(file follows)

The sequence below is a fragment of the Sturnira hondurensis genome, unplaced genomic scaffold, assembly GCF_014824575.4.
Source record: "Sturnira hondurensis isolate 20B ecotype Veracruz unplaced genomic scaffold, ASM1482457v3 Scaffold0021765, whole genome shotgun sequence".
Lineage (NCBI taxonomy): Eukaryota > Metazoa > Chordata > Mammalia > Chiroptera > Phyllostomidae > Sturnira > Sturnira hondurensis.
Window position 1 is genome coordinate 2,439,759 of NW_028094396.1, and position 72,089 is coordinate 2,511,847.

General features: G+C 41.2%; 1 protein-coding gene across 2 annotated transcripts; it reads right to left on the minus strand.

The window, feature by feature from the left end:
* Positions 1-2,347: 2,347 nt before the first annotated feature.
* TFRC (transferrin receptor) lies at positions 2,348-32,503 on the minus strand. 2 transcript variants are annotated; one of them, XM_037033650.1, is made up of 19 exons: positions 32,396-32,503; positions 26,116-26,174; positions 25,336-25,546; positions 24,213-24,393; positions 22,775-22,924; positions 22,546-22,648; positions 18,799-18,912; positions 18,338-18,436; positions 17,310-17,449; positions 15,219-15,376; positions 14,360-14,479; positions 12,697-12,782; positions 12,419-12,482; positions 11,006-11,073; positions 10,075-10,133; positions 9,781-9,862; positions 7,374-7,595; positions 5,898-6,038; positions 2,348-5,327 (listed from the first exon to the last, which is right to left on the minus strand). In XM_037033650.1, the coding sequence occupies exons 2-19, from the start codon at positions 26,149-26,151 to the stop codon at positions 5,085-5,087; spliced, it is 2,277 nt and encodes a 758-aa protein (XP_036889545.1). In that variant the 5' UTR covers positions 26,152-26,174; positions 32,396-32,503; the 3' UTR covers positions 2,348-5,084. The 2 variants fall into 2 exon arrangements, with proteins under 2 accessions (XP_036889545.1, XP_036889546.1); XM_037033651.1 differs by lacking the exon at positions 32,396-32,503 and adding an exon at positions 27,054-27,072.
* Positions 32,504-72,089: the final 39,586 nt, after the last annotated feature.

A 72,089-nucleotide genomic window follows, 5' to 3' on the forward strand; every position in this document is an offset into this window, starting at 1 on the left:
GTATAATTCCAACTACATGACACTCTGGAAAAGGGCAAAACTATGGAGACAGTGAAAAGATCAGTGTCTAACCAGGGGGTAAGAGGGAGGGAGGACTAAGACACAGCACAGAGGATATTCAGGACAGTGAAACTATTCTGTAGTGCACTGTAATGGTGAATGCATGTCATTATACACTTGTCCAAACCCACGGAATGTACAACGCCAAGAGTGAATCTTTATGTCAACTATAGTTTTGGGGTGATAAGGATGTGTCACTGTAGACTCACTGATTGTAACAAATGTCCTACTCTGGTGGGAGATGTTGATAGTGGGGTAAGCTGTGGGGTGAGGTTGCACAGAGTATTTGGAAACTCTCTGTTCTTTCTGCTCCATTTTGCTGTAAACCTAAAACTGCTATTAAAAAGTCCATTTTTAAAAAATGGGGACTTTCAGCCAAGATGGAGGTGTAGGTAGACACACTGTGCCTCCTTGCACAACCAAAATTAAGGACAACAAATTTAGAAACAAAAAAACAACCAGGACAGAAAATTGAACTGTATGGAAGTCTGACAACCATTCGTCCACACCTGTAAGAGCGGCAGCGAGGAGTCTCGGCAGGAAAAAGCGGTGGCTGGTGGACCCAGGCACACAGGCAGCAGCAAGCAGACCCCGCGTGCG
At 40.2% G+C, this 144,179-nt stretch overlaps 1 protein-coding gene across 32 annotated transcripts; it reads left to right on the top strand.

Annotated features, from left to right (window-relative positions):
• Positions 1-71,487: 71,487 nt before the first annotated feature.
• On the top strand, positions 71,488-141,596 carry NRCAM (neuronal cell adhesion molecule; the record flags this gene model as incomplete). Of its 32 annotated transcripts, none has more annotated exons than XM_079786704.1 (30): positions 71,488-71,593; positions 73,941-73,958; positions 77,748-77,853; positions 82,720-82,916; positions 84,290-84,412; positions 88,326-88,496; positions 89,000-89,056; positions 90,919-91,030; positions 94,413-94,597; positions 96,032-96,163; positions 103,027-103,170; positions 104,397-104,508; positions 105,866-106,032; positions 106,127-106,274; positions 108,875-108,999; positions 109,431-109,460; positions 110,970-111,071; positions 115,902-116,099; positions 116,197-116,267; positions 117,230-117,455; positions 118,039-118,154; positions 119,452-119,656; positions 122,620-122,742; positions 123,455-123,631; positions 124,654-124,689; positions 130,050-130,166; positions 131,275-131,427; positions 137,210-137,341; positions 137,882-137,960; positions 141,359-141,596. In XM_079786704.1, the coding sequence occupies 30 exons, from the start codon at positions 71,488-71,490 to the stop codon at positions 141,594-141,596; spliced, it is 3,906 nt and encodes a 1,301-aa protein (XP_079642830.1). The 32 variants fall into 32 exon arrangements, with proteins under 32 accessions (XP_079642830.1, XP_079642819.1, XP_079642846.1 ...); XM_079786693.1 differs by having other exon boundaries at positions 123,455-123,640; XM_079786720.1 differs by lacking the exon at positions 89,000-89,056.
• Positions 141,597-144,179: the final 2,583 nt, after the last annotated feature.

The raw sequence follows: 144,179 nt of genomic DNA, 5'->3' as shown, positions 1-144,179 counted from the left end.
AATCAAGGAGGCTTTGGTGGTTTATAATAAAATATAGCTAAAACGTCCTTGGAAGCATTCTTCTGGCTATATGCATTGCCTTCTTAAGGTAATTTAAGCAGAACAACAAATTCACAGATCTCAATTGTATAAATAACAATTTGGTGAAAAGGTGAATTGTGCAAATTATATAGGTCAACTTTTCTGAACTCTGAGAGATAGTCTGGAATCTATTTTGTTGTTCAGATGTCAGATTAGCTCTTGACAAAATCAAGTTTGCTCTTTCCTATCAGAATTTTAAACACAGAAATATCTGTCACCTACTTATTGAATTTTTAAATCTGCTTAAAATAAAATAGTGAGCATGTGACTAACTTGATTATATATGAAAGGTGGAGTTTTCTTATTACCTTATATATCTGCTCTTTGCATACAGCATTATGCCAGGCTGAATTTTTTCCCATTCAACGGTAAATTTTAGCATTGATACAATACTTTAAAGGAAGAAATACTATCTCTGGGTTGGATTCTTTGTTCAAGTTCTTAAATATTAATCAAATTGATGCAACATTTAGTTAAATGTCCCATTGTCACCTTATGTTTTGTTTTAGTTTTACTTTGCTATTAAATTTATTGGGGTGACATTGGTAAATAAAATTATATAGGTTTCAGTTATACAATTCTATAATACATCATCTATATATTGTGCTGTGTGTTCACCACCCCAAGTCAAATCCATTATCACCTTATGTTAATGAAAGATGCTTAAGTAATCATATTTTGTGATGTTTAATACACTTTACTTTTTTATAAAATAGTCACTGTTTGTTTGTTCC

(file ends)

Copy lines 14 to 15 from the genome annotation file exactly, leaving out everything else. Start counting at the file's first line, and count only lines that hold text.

• Positions 1-71,487: 71,487 nt before the first annotated feature.
• On the top strand, positions 71,488-141,596 carry NRCAM (neuronal cell adhesion molecule; the record flags this gene model as incomplete). Of its 32 annotated transcripts, none has more annotated exons than XM_079786704.1 (30): positions 71,488-71,593; positions 73,941-73,958; positions 77,748-77,853; positions 82,720-82,916; positions 84,290-84,412; positions 88,326-88,496; positions 89,000-89,056; positions 90,919-91,030; positions 94,413-94,597; positions 96,032-96,163; positions 103,027-103,170; positions 104,397-104,508; positions 105,866-106,032; positions 106,127-106,274; positions 108,875-108,999; positions 109,431-109,460; positions 110,970-111,071; positions 115,902-116,099; positions 116,197-116,267; positions 117,230-117,455; positions 118,039-118,154; positions 119,452-119,656; positions 122,620-122,742; positions 123,455-123,631; positions 124,654-124,689; positions 130,050-130,166; positions 131,275-131,427; positions 137,210-137,341; positions 137,882-137,960; positions 141,359-141,596. In XM_079786704.1, the coding sequence occupies 30 exons, from the start codon at positions 71,488-71,490 to the stop codon at positions 141,594-141,596; spliced, it is 3,906 nt and encodes a 1,301-aa protein (XP_079642830.1). The 32 variants fall into 32 exon arrangements, with proteins under 32 accessions (XP_079642830.1, XP_079642819.1, XP_079642846.1 ...); XM_079786693.1 differs by having other exon boundaries at positions 123,455-123,640; XM_079786720.1 differs by lacking the exon at positions 89,000-89,056.